Ringing up a solid amount of beers to go with some lovely gifts, we turned next to a brew pub beneath one of my favourite smokehouse restaurants in the province. Sir Monty's Brewing is located underneath Stuttering John's Smokehouse in Courtice, Ontario and has an English pub like feel to it as you descend the stairs. Jen, Shannon and Josh made the trip with us and as we walked in I was greeted by a couple of other beer loving pals we had met briefly a few weeks before at Left Field in Toronto. Out for a bite and a pint, they wanted to say hello and welcome me to their region as the tour kicked of on day one. I loved being able to chat with people who love great beer as much as me and was greeted warmly as we headed for our table by another fellow beer lover who was following along on social media. Extolling the virtues of both the food and drink, he was an example of something that became a theme more and more as we travelled. People are proud of their local craft brewery and want nothing more than to share that with you. Local is quickly becoming a watchword and something we will encounter as we look back and then forward on this week.
Feeling the press of time, we split a few flights and found that the beer was promising with the Irish Red being the standout for both Kat and I. Only growler fills available, so we left with nothing but memories of meeting great people and a new brewery we will revisit when we can to see what changes as they grow.
Saying goodbye to Josh at this stop, we next made our way to two breweries in Whitby that we had spent considerable time in last year on the Beer Saints tour with our friends from all over Ontario. Brock Street Brewing is still awaiting their new downtown location as construction continues with it's usual delays and complications but their original location was full and rocking for a Sunday afternoon and we grabbed a few more cans to add to a generous gift Josh had delivered on their behalf earlier.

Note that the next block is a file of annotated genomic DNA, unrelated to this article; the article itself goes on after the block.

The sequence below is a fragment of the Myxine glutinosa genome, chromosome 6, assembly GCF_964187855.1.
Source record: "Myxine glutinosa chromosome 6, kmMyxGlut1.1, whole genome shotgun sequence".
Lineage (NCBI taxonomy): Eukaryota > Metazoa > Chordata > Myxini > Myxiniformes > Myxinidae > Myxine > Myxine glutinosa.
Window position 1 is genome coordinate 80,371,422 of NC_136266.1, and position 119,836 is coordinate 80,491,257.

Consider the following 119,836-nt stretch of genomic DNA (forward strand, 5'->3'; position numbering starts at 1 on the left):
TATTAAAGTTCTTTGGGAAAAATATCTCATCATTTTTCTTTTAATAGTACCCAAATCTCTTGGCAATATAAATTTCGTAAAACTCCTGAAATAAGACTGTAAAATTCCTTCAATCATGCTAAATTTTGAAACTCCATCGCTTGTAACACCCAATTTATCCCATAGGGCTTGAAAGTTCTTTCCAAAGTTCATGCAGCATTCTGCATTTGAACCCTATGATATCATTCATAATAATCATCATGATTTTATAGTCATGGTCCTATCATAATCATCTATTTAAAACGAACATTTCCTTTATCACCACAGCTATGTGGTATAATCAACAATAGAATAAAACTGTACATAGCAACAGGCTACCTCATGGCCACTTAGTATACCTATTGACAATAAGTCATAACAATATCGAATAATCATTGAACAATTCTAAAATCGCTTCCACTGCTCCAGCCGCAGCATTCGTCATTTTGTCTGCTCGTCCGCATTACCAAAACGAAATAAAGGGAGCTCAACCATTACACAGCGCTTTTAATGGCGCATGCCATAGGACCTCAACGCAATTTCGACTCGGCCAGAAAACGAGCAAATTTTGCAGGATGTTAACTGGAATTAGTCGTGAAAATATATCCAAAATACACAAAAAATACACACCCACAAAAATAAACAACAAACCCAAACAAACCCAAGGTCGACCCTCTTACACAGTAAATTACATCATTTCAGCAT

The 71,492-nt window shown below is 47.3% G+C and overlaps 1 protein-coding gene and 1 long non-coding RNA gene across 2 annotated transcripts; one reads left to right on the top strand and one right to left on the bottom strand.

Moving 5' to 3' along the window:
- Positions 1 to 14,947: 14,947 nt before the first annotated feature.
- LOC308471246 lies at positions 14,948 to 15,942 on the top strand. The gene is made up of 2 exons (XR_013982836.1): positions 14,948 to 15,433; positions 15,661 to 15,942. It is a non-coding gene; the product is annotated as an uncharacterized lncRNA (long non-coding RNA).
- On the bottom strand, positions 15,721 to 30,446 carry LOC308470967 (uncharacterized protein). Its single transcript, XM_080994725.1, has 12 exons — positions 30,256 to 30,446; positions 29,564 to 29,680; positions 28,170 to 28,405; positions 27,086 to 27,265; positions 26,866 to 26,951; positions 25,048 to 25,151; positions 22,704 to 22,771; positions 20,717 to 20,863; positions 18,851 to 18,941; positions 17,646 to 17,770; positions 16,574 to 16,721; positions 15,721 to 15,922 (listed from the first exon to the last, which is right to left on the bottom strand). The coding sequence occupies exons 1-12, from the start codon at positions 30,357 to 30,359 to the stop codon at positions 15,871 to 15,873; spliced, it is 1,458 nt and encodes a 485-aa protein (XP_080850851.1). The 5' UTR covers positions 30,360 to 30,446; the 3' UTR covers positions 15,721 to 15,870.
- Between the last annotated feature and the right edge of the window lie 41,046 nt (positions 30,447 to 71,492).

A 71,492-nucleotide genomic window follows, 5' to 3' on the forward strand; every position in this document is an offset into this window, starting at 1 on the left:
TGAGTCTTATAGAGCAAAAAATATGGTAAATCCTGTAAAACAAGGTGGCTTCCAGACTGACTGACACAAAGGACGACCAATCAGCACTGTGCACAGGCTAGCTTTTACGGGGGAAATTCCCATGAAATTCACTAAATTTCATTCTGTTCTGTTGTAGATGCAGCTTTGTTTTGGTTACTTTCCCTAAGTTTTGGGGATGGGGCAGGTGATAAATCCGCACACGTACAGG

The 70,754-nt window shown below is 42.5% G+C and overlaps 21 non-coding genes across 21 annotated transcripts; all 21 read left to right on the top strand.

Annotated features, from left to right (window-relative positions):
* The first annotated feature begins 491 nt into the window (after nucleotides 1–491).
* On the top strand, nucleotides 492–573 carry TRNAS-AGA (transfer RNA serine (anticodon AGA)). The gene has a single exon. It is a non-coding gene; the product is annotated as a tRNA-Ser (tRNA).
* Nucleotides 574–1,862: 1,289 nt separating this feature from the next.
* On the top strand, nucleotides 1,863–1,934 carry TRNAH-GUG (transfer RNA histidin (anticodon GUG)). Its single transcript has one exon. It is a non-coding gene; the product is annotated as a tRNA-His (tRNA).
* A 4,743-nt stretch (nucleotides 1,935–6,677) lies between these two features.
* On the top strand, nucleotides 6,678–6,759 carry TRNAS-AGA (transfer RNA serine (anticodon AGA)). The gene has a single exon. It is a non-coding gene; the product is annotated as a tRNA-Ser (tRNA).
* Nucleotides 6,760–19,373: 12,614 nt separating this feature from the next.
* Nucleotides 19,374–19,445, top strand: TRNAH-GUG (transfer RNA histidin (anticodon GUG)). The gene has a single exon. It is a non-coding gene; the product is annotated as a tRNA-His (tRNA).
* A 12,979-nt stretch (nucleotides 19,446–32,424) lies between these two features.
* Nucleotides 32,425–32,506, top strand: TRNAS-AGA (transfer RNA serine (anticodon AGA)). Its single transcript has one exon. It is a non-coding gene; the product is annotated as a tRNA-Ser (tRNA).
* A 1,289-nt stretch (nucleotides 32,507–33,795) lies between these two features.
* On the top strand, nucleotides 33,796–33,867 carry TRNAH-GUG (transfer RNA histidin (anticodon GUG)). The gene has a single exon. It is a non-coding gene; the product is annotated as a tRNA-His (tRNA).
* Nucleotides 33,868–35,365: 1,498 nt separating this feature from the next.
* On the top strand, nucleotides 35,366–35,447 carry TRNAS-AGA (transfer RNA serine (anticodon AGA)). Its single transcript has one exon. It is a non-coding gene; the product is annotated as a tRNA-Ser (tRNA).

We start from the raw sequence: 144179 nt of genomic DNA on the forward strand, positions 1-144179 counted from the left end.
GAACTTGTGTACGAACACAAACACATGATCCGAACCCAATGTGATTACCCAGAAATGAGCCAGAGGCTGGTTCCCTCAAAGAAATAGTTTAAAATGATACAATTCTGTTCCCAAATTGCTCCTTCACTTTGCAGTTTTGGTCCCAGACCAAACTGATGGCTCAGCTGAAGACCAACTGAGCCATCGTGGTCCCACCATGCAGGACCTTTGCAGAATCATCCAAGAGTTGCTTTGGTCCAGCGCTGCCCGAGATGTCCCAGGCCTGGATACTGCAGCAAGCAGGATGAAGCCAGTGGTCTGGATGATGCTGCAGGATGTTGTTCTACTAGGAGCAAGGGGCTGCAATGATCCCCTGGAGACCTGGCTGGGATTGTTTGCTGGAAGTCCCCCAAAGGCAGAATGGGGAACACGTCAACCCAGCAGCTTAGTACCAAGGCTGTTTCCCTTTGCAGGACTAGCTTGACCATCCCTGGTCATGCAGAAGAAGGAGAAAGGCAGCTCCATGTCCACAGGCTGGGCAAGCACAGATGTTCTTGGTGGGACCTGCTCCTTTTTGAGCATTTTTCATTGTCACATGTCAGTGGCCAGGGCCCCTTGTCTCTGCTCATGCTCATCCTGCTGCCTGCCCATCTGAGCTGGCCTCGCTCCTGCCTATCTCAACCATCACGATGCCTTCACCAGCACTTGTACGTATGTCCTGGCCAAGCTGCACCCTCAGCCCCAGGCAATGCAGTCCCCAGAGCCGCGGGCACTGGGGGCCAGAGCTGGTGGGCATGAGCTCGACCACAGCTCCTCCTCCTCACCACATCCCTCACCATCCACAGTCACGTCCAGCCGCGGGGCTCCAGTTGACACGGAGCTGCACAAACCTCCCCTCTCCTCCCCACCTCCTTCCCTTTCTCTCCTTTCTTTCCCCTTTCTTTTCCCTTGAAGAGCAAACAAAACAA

A short drive down the road led us to 5 Paddles Brewing and we once again stayed a little longer than planned as a few samples of their recent wares were tasted and discussed along with the purchase of some very anticipated IPAs and stouts. They have increased the space in the taproom by putting some retro movie seating and couches into the brewery proper and it was buzzing with folks enjoying an afternoon among the bright tanks and fermenters.
We next made our way to Whitby's newest addition and a big space with lots of possibilities. Little Beast Brewing has some very cool label art that incorporates their beast logo and will help them to stand out from the crowded sea of beer popping up in Ontario. Talking about the challenges of getting people out and visiting, we were soon joined by 3 more beer friends from the Society of Beer Drinking ladies on their way back from Ottawa and the room filled with excited chatter and raised glasses. Always good to get to see our friend Erica, however briefly, and we soon had to head out, with some tasty saisons to boot, and try to keep the day on track.